Who hasn’t had itchy eyes at one time or another? While reading, looking at the computer screen or watching TV.
Stinging can also be caused by allergies in spring, but the most common cause is still eyestrain and eyestrain, which can also cause tearing or headaches.
It is interesting to apply the 30/30/30 rule when we are working at the computer or studying. Every 30 minutes, we will raise our eyes for 30 seconds, at a distance of 30 feet (7 meters), that is to say, raise our eyes and look for a while at the farthest point of the room where we are, or look out the window if we have one.
This helps to relax the focus, as well as to vary the frequency of blinking. The symptoms are clear: sensation of dryness, itching, mucus secretion and eyelid inflammation.
The result is an irremediable and annoying itching that prevents us from carrying out our usual tasks normally.
Dry eye occurs when there is deficient hydration of the ocular surface and we can differentiate two types of dry eye: hyposecretory (deficient aqueous production), or evaporative (deficient oil production).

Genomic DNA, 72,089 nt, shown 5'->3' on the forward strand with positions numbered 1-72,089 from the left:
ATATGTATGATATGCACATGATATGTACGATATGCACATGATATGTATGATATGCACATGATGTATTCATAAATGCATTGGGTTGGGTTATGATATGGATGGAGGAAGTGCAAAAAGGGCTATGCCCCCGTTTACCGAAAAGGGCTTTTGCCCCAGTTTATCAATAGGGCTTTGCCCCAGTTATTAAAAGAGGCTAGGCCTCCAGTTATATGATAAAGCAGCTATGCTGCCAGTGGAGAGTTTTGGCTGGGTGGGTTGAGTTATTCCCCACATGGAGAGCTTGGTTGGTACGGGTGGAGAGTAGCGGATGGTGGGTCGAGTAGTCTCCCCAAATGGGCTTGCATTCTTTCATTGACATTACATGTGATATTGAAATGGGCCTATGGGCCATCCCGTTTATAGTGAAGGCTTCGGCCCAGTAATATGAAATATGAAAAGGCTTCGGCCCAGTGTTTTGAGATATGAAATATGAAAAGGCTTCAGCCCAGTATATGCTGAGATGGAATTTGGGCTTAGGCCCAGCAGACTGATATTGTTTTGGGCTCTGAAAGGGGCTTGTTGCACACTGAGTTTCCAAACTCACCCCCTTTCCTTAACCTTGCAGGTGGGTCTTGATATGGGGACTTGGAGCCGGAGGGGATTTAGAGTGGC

There are several factors that can favor dry eye, among them:
- Hormonal changes
- Use of contact lenses
- Use of screens or devices, which result in less frequent blinking.
There are many ways to treat dry eye, although the most common is the use of artificial tears (preferably without preservatives and with hyaluronic acid).
Dry eye can also be treated with oral fatty acids, eyelid edge cleaning with wipes, and lately, we are getting very good results with a new treatment based on several sessions with IPL pulsed light, for which you can ask without obligation in our clinic.
Another frequent cause of itchy eyes is the irritation produced by contact with substances such as soap, shampoo, chlorine, etc. Normally the itching can be relieved with the use of artificial tears or washing with physiological saline solution. But if the contact has been with a more dangerous agent such as acids, or if the discomfort persists after washing, a visit to an ophthalmologist is recommended.
Bacterial and viral infections can also cause itching and irritation and are accompanied by the production of mucus or gingiva. Treatment will vary depending on the causative agent, so a visit to an ophthalmologist is recommended.
Allergies are another major cause of itchy eyes. When we come into contact with a substance to which we are sensitive (allergen), such as dust, pollen, animal hair, etc., histamines are released in the eye and surrounding tissues, causing itching, redness and inflammation.
Treatment is usually based on cold serum, antihistamine eye drops and sometimes anti-inflammatory eye drops.
Itchy eyes, therefore, are one of the most frequent causes of ophthalmological consultation. As you have seen, the causes are varied, and the treatments must be specific. If you have itchy eyes, go to your specialist for evaluation.